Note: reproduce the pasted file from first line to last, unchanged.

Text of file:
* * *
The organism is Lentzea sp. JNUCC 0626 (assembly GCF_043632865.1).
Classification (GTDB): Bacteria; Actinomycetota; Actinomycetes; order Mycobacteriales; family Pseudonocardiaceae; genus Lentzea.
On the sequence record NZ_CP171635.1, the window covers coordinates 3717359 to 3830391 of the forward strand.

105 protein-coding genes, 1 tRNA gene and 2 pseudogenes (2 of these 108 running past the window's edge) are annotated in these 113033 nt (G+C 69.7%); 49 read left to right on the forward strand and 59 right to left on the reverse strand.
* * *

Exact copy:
The organism is Lentzea sp. JNUCC 0626 (assembly GCF_043632865.1).
Classification (GTDB): Bacteria; Actinomycetota; Actinomycetes; order Mycobacteriales; family Pseudonocardiaceae; genus Lentzea.
On the sequence record NZ_CP171635.1, the window covers coordinates 3717359 to 3830391 of the forward strand.

105 protein-coding genes, 1 tRNA gene and 2 pseudogenes (2 of these 108 running past the window's edge) are annotated in these 113033 nt (G+C 69.7%); 49 read left to right on the forward strand and 59 right to left on the reverse strand.